Etai Pinkas

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Etai J. Pinkas (born 1973) is a leader of the Israeli gay, lesbian, bisexual and transsexual community (LGBT). Pinkas served as chairman of the national LGBT association in Israel and was a member of the Tel Aviv-Jaffa City Council and advises the mayor on LGBT affairs.[1] Between 2004 and 2008 Pinkas served as board chairman for the Dan Region Association of Towns for Environmental Issues & Sewage. The last few years Pinkas is involved in the infrastructure consultancy business and is chairman of several public corporations.

Biography[edit]

Pinkas grew up in Herzliya and is a reserve army officer in the IDF holding the rank of captain. He has an LL.B in law from the Tel Aviv University Law School, as well as an MBA from the Herzliya Interdisciplinary Center, specializing in public policy. From 2000 to 2002, Pinkas served as chair of the national LGBT association. In 2005, Pinkas married his partner Yoav Arad as part of a public campaign to compel the state of Israel to recognize same-sex marriages. Their marriage was performed in Canada, the only country at that time which granted same-sex marriages to foreign citizens. Their request to have the marriage registered by the Interior Ministry was denied. However, in the end of 2006, the Supreme Court of Israel ruled the couple was, entitled to register their marriage in the Population Registry. In September 2010 the couple had twin girls, born via surrogacy in India.[2]

Public and political activism[edit]

From 2000 to 2002, Pinkas served as chair of the national LGBT association. However, prior to his becoming chairperson, the association was suffering an economic crisis. Under Pinkas' leadership, the LGBT association experienced the most rapid period of growth in its history: three new LGBT chapters were established in Beersheba, Kiryat Shmona and Eilat, while media visibility and community involvement increased considerably. He also played an integral role in acquiring the newspaper HaZman HaVarod (The Pink Times) for the association. Financially, Pinkas set up an internal system to recruit funding including an authorization for tax-free donations from both Israel and the United States. Through this process, Pinkas put the association on financially stable footing; it was able to payoff substantial amounts of debt.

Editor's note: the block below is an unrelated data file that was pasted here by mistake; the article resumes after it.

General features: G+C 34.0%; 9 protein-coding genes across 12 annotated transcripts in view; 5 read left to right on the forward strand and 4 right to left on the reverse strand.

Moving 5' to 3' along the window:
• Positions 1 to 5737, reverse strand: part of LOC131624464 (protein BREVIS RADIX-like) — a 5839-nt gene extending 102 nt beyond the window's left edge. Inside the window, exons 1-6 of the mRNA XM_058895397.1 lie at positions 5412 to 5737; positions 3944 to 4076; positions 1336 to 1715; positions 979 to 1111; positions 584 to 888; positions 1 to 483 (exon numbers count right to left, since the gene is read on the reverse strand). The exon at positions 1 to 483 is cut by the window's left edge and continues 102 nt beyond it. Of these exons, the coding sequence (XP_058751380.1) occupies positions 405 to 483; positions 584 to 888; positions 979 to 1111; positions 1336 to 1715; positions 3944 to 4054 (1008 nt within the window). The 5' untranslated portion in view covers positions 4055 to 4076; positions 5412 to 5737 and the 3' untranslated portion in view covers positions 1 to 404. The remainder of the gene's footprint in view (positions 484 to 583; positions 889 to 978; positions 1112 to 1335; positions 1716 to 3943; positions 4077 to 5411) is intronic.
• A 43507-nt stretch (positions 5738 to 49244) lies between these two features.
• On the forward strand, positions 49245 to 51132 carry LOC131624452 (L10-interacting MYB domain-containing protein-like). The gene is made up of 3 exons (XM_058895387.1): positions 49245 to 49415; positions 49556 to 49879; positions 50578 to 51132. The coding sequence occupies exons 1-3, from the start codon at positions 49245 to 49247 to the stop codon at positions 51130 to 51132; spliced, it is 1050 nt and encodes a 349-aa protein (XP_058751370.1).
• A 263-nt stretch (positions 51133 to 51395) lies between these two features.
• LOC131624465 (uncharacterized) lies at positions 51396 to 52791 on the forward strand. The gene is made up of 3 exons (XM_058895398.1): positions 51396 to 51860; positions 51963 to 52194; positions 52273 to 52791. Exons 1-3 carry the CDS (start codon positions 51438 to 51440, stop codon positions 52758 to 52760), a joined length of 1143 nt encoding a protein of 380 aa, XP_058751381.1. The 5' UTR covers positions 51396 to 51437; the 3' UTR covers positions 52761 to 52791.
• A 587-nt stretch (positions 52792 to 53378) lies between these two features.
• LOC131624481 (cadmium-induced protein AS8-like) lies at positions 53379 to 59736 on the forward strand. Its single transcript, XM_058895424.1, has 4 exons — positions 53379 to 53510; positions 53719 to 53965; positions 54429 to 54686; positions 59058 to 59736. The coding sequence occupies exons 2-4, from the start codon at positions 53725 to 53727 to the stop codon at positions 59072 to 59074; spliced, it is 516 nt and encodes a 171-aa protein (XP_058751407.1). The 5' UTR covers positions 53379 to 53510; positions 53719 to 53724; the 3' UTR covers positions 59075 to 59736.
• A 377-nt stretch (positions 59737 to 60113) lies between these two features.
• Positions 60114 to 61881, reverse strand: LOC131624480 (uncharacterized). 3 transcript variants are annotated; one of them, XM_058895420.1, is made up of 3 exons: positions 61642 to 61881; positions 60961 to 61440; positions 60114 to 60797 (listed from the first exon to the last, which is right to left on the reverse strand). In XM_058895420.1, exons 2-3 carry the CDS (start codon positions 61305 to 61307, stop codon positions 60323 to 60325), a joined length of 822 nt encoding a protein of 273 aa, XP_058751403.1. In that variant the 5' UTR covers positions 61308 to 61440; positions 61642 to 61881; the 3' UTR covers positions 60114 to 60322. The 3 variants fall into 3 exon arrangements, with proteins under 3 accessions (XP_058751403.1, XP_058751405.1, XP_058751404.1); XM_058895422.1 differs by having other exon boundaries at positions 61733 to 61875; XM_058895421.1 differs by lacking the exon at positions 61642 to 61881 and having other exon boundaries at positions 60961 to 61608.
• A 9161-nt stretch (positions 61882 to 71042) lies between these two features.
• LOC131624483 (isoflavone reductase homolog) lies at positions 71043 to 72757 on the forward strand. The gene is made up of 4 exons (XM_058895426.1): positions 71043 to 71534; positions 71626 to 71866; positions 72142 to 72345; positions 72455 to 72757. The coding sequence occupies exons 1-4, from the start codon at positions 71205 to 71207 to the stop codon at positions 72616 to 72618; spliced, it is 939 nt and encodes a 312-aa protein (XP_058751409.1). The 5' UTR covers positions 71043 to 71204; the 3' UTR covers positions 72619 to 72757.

In 2003, Pinkas was elected to the Tel Aviv-Jaffa City Council where he secured an allocation of the municipal budget to establish a cultural center for the LGBT community. The center, located in Meir Garden was officially launched as part of the 2008 Tel Aviv Pride festival. The LGBT center is the first in the world fully financed by the Tel Aviv municipality and operated by city employees. Pinkas today serves as the center's chairman.

In 2005, Pinkas married his partner Yoav Arad as part of a public campaign to compel the state of Israel to recognize same-sex marriages. Their marriage was performed in Canada, the only country at that time which granted same-sex marriages to foreign citizens. Their request to have the marriage registered by the Interior Ministry was denied. However, in the end of 2006, the Supreme Court of Israel ruled the couple was, entitled to register their marriage in the Population Registry.

In 2006, Pinkas left Meretz for the Labor Party. "We are joining the Labor Party because of its social agenda. Labor's advancements in social and educational issues have proven that this is our natural place. Meretz is talking only about the Geneva Initiative".[3] In June 2008, Pinkas was awarded the highest accolade in Israel’s environmental community - the "Green Globe" - for his work as chairperson of the Dan Region Association of Towns in transforming the association into a 100% recyclable organization. The "Green Globes" recognize the most significant pro-environmental advancement in Israel each year.

In 2010 Pinkas and his husband filed a precedential plea to the Israeli Supreme Court, asking it to obligate the Israeli Health Ministry to provide them surrogacy health services - the same services that all married couples in Israel are entitled of. In September 2010 the couple had twin girls, born via surrogacy in India.[4] As a result of the plea to the Supreme Court, the Israeli Health Ministry has assembled a professional committee and on 2012 the committee published its recommendation to initiate a law reform that will allow gay couples to have children with surrogate women.

Awards[edit]

As chairman of the board for the Dan Region Association of Towns for Environmental Issues & Sewage, Haaretz magazine TheMarker named Pinkas one of the “100 most influential people in Israel” in its September 2006 issue. Under the category “Those Who Influence the Environment,” TheMarker explained: "For more than two years, Pinkas has been head of one of the prominent public infrastructure bodies in Israel. In this period he has promoted many projects that had been stalled for years: beginning to build the continental Sludge Treatment Factory of the Dan Region Association of Towns for Environmental Issues & Sewage and halting its emission into the Mediterranean Sea; progress toward establishing an Israel Sewage Expressway, progress on a sewage pipeline, upgrading the sewage infrastructures throughout The Gush Dan region, and adding new local authorities as clients to the company as Yehud, Beit Dagan, Lod etc."

In June 2008, Pinkas was awarded the "Green Globe" for his environmental work.[citation needed]

References[edit]

  1. ^ First gay MK picks Labor's way Ynetnews, 24 March 2006
  2. ^ Column by Pinkas on Maariv website (Hebrew).
  3. ^ 100 senior Meretz members jump ship for Labor Party
  4. ^ Column by Pinkas on Maariv website (Hebrew).